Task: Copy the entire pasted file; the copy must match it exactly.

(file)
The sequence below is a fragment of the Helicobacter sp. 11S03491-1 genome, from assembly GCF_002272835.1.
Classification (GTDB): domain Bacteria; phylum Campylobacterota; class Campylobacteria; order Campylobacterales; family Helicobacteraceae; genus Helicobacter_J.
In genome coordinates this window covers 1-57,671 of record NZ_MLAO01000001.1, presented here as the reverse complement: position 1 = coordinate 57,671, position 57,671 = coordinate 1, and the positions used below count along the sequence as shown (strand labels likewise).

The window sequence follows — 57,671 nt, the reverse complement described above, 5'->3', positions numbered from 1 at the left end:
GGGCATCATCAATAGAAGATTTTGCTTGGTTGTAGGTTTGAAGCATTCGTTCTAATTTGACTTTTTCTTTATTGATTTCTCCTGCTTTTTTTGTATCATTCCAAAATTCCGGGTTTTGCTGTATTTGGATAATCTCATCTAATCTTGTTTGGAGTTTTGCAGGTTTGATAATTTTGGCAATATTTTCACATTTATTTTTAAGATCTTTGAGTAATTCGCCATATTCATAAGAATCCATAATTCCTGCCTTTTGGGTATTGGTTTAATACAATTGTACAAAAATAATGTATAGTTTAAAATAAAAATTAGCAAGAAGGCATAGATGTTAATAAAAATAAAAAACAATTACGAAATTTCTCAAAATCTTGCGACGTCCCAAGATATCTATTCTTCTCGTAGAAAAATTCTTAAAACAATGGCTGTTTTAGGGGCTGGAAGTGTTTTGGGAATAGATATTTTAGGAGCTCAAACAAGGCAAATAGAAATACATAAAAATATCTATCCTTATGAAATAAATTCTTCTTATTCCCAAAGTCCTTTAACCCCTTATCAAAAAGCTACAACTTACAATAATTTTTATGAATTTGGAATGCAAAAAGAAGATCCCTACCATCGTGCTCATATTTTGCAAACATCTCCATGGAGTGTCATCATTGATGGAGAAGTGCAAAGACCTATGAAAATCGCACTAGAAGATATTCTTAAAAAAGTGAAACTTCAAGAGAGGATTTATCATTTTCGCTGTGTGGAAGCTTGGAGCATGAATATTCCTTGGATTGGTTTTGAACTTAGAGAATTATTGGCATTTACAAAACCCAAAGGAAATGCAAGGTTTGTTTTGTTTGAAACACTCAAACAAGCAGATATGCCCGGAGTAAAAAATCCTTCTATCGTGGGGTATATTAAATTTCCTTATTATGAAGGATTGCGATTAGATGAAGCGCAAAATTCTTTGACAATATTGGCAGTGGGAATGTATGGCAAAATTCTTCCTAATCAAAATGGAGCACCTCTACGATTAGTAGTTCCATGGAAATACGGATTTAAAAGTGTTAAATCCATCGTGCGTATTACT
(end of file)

The sequence below is a fragment of the Helicobacter sp. 11S03491-1 genome, from assembly GCF_002272835.1.
Classification (GTDB): domain Bacteria; phylum Campylobacterota; class Campylobacteria; order Campylobacterales; family Helicobacteraceae; genus Helicobacter_J.
In genome coordinates this window covers 1-57,671 of record NZ_MLAO01000001.1, presented here as the reverse complement: position 1 = coordinate 57,671, position 57,671 = coordinate 1, and the positions used below count along the sequence as shown (strand labels likewise).

The window sequence follows — 57,671 nt, the reverse complement described above, 5'->3', positions numbered from 1 at the left end:
GGGCATCATCAATAGAAGATTTTGCTTGGTTGTAGGTTTGAAGCATTCGTTCTAATTTGACTTTTTCTTTATTGATTTCTCCTGCTTTTTTTGTATCATTCCAAAATTCCGGGTTTTGCTGTATTTGGATAATCTCATCTAATCTTGTTTGGAGTTTTGCAGGTTTGATAATTTTGGCAATATTTTCACATTTATTTTTAAGATCTTTGAGTAATTCGCCATATTCATAAGAATCCATAATTCCTGCCTTTTGGGTATTGGTTTAATACAATTGTACAAAAATAATGTATAGTTTAAAATAAAAATTAGCAAGAAGGCATAGATGTTAATAAAAATAAAAAACAATTACGAAATTTCTCAAAATCTTGCGACGTCCCAAGATATCTATTCTTCTCGTAGAAAAATTCTTAAAACAATGGCTGTTTTAGGGGCTGGAAGTGTTTTGGGAATAGATATTTTAGGAGCTCAAACAAGGCAAATAGAAATACATAAAAATATCTATCCTTATGAAATAAATTCTTCTTATTCCCAAAGTCCTTTAACCCCTTATCAAAAAGCTACAACTTACAATAATTTTTATGAATTTGGAATGCAAAAAGAAGATCCCTACCATCGTGCTCATATTTTGCAAACATCTCCATGGAGTGTCATCATTGATGGAGAAGTGCAAAGACCTATGAAAATCGCACTAGAAGATATTCTTAAAAAAGTGAAACTTCAAGAGAGGATTTATCATTTTCGCTGTGTGGAAGCTTGGAGCATGAATATTCCTTGGATTGGTTTTGAACTTAGAGAATTATTGGCATTTACAAAACCCAAAGGAAATGCAAGGTTTGTTTTGTTTGAAACACTCAAACAAGCAGATATGCCCGGAGTAAAAAATCCTTCTATCGTGGGGTATATTAAATTTCCTTATTATGAAGGATTGCGATTAGATGAAGCGCAAAATTCTTTGACAATATTGGCAGTGGGAATGTATGGCAAAATTCTTCCTAATCAAAATGGAGCACCTCTACGATTAGTAGTTCCATGGAAATACGGATTTAAAAGTGTTAAATCCATCGTGCGTATTACT